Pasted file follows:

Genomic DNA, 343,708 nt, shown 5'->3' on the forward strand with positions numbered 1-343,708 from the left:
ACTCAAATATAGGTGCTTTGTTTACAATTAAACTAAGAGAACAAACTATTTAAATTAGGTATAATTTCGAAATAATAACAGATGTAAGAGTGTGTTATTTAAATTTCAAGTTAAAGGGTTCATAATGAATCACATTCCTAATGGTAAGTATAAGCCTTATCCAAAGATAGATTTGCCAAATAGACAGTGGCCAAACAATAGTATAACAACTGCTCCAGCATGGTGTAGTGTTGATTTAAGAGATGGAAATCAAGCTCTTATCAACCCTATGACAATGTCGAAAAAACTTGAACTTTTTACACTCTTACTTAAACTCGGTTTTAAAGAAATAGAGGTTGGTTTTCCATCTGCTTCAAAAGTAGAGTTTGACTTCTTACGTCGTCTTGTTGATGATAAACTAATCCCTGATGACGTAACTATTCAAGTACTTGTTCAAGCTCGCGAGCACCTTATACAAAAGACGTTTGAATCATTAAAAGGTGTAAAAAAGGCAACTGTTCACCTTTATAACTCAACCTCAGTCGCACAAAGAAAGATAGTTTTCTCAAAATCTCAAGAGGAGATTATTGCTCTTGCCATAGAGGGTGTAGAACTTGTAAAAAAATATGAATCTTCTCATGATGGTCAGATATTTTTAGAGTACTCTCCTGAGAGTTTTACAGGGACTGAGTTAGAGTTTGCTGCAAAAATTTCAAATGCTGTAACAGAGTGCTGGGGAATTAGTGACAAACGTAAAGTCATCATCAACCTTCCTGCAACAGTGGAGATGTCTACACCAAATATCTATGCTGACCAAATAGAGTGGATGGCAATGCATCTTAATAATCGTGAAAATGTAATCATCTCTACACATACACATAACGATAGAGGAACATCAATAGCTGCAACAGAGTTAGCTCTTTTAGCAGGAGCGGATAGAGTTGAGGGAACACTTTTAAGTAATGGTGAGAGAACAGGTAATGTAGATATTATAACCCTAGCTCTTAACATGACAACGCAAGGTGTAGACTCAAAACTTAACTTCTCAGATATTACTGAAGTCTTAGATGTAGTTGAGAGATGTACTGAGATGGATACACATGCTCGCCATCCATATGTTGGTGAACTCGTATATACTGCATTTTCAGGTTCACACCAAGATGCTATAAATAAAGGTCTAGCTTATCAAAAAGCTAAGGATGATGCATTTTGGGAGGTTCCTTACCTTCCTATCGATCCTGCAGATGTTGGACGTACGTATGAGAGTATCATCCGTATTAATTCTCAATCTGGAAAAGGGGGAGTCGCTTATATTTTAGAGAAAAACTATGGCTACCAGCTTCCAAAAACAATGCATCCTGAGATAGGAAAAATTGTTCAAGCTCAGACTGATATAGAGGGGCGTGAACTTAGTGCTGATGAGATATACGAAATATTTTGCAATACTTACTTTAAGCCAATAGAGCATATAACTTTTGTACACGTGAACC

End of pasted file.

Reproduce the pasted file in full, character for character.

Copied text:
Genomic DNA, 343,708 nt, shown 5'->3' on the forward strand with positions numbered 1-343,708 from the left:
ACTCAAATATAGGTGCTTTGTTTACAATTAAACTAAGAGAACAAACTATTTAAATTAGGTATAATTTCGAAATAATAACAGATGTAAGAGTGTGTTATTTAAATTTCAAGTTAAAGGGTTCATAATGAATCACATTCCTAATGGTAAGTATAAGCCTTATCCAAAGATAGATTTGCCAAATAGACAGTGGCCAAACAATAGTATAACAACTGCTCCAGCATGGTGTAGTGTTGATTTAAGAGATGGAAATCAAGCTCTTATCAACCCTATGACAATGTCGAAAAAACTTGAACTTTTTACACTCTTACTTAAACTCGGTTTTAAAGAAATAGAGGTTGGTTTTCCATCTGCTTCAAAAGTAGAGTTTGACTTCTTACGTCGTCTTGTTGATGATAAACTAATCCCTGATGACGTAACTATTCAAGTACTTGTTCAAGCTCGCGAGCACCTTATACAAAAGACGTTTGAATCATTAAAAGGTGTAAAAAAGGCAACTGTTCACCTTTATAACTCAACCTCAGTCGCACAAAGAAAGATAGTTTTCTCAAAATCTCAAGAGGAGATTATTGCTCTTGCCATAGAGGGTGTAGAACTTGTAAAAAAATATGAATCTTCTCATGATGGTCAGATATTTTTAGAGTACTCTCCTGAGAGTTTTACAGGGACTGAGTTAGAGTTTGCTGCAAAAATTTCAAATGCTGTAACAGAGTGCTGGGGAATTAGTGACAAACGTAAAGTCATCATCAACCTTCCTGCAACAGTGGAGATGTCTACACCAAATATCTATGCTGACCAAATAGAGTGGATGGCAATGCATCTTAATAATCGTGAAAATGTAATCATCTCTACACATACACATAACGATAGAGGAACATCAATAGCTGCAACAGAGTTAGCTCTTTTAGCAGGAGCGGATAGAGTTGAGGGAACACTTTTAAGTAATGGTGAGAGAACAGGTAATGTAGATATTATAACCCTAGCTCTTAACATGACAACGCAAGGTGTAGACTCAAAACTTAACTTCTCAGATATTACTGAAGTCTTAGATGTAGTTGAGAGATGTACTGAGATGGATACACATGCTCGCCATCCATATGTTGGTGAACTCGTATATACTGCATTTTCAGGTTCACACCAAGATGCTATAAATAAAGGTCTAGCTTATCAAAAAGCTAAGGATGATGCATTTTGGGAGGTTCCTTACCTTCCTATCGATCCTGCAGATGTTGGACGTACGTATGAGAGTATCATCCGTATTAATTCTCAATCTGGAAAAGGGGGAGTCGCTTATATTTTAGAGAAAAACTATGGCTACCAGCTTCCAAAAACAATGCATCCTGAGATAGGAAAAATTGTTCAAGCTCAGACTGATATAGAGGGGCGTGAACTTAGTGCTGATGAGATATACGAAATATTTTGCAATACTTACTTTAAGCCAATAGAGCATATAACTTTTGTACACGTGAACC